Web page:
Angkor Wat, Cambodia. A journey.


Angkor Wat, Cambodia. A journey.

Part 1: Arrival

I first visited the UNESCO world heritage site of Angkor Wat in 1999 after a friend who lives in Bangkok insisted I should go there, I also remember his advice to ‘keep to the paths’. Getting to Siem Reap (the gateway town to Angkor Wat) in those days was a very tough and long journey, especially travelling with Mamiya RZ medium format equipment that I was shooting on in those days. I needed lots of rolls of 120 Fuji Velvia film, polaroid for my polaroid back, various lenses and of course my Manfrotto tripod.

As a professional travel photographer I have been fortunate to visit amazing locations around the planet, however, the magical temples of Angkor Wat stopped me in my tracks. I immediately fell in love with a country, its people, a place and I started to formulate a photographic project which would see me returning on numerous occasions.

I was taken by the beauty of the stonework and the detail of the carved stone, just about every square metre of the temples had been carved with intricate patterns, smiling contemplative faces and Apsaras (supernatural female beings in Hindu and Buddhist mythology).

In 1999 Cambodia was one of the most densely land mined countries in the world. Certain temples you could only walk where you knew others had been, as there were still uncleared land mines, hence my friends advice to “keep to the paths”. Many people were also victims of land mines, so I decided that the project that I was to work on would be a collection of large fine art photographic prints for exhibition, and I would donate a percentage of the proceeds to land mine clearance charities.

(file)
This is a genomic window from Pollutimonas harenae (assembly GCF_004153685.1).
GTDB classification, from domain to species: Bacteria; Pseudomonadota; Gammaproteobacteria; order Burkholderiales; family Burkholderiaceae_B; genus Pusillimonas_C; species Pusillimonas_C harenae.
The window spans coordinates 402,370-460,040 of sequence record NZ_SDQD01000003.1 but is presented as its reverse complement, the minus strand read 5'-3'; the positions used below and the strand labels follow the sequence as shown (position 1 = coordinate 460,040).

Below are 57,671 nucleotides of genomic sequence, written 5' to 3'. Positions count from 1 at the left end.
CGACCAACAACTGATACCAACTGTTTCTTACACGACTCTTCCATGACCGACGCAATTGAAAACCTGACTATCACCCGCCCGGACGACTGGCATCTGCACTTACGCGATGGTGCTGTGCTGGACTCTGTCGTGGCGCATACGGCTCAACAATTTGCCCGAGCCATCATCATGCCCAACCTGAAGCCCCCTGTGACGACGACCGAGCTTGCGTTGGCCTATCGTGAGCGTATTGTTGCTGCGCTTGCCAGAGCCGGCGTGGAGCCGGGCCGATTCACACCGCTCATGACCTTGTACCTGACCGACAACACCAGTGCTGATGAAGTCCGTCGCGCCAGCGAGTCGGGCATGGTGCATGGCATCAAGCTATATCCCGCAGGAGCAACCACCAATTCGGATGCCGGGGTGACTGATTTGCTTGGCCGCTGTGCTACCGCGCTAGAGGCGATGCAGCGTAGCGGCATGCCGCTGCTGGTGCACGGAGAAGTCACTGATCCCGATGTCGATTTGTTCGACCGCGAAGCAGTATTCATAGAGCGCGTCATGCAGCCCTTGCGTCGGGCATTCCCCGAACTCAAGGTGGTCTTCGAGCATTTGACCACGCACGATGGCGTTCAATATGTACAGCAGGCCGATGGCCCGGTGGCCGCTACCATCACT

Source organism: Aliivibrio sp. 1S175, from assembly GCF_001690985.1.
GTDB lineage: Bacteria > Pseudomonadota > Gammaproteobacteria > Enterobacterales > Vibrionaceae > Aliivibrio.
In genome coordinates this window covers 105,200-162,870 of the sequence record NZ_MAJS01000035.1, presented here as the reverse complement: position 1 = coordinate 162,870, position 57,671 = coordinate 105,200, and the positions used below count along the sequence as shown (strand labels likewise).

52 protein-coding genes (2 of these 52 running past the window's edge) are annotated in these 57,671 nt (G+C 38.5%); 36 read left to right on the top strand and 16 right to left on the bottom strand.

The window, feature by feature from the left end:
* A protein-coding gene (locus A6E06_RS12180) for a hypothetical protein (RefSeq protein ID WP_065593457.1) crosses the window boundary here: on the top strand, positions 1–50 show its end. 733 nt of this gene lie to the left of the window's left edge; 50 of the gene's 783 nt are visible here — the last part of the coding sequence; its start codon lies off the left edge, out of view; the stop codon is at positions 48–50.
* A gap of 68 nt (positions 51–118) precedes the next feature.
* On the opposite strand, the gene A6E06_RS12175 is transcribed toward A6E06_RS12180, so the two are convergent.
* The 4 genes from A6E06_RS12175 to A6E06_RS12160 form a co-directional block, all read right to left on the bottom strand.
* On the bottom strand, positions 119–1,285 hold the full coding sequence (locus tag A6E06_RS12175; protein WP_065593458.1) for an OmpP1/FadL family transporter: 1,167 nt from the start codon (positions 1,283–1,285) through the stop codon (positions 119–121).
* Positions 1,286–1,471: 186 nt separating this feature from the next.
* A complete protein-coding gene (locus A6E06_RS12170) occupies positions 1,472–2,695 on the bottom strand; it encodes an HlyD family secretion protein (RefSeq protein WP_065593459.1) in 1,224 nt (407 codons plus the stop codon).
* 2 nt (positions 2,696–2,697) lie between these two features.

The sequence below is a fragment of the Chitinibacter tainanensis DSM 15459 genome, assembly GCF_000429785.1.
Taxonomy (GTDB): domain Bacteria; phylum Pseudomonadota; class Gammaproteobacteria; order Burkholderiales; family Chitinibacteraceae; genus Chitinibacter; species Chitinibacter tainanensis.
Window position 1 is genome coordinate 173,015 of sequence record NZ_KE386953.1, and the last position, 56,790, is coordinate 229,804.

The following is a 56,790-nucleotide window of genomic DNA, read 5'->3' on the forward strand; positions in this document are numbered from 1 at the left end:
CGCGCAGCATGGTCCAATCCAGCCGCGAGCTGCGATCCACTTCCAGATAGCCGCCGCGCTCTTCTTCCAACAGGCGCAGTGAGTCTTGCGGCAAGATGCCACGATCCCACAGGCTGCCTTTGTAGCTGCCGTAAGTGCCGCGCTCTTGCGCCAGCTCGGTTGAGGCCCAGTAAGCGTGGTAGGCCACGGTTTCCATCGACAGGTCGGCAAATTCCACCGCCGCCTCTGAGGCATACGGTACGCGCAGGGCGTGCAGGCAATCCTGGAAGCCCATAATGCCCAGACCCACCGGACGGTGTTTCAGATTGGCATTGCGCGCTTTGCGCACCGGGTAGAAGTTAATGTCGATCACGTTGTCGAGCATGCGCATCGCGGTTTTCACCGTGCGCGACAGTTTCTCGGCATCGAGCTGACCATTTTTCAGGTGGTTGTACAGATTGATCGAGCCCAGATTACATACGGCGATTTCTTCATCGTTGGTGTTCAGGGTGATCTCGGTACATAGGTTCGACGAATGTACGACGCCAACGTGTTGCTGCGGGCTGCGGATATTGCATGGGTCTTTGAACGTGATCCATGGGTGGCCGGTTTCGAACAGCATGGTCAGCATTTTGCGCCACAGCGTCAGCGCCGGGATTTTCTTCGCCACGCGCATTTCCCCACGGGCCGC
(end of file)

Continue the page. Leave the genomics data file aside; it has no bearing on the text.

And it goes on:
In these early days of visiting I was starting to formulate the exhibition in my head. Instead of showing the wider view I decided to concentrate on the details which had originally caught my eye. My style at this time was tight, close cropped images.

It was hard not to be captivated by the lifelike beauty of the heavenly bodied Apsara celestial dancers that are seen everywhere in all the temples.

The 120 roll film I used on these earlier visits only had 10 frames per roll so each shot had to be well considered, exposed correctly and technically perfect. My medium format photography was always tripod based as I was using 50 ISO Fuji Velvia film at the time, often with long exposures. Shooting with a camera on a tripod slows things down and makes you really concentrate on observing light and properly framing an image. Years of shooting with only medium format cameras taught me to get everything right in camera, which carried over to my later digital photography.

The light is constantly moving around the temples, often with dappled sunlight filtering through the jungle canopy, moving across the carvings, adding more depth and atmosphere to the photographs.

My photographic project was never intended as a travel guide to the temples of Angkor Wat . Instead it has been to convey my emotional response to this place of mystery, wonder and beauty, emphasising the force of nature over humankind. It is a photographic project that has evolved over time as I returned to the temples over many years.

Join me next week as we will continue the journey and explore how nature is reclaiming the temples.

Stephen Studd

Stephen Studd is an award winning professional travel & garden photographer from the UK. Stephen also runs photography holidays and workshops to Angkor Wat, Cambodia, Myanmar, Marrakech, Venice, Prague & Paris with his company Digital Photography Holidays.

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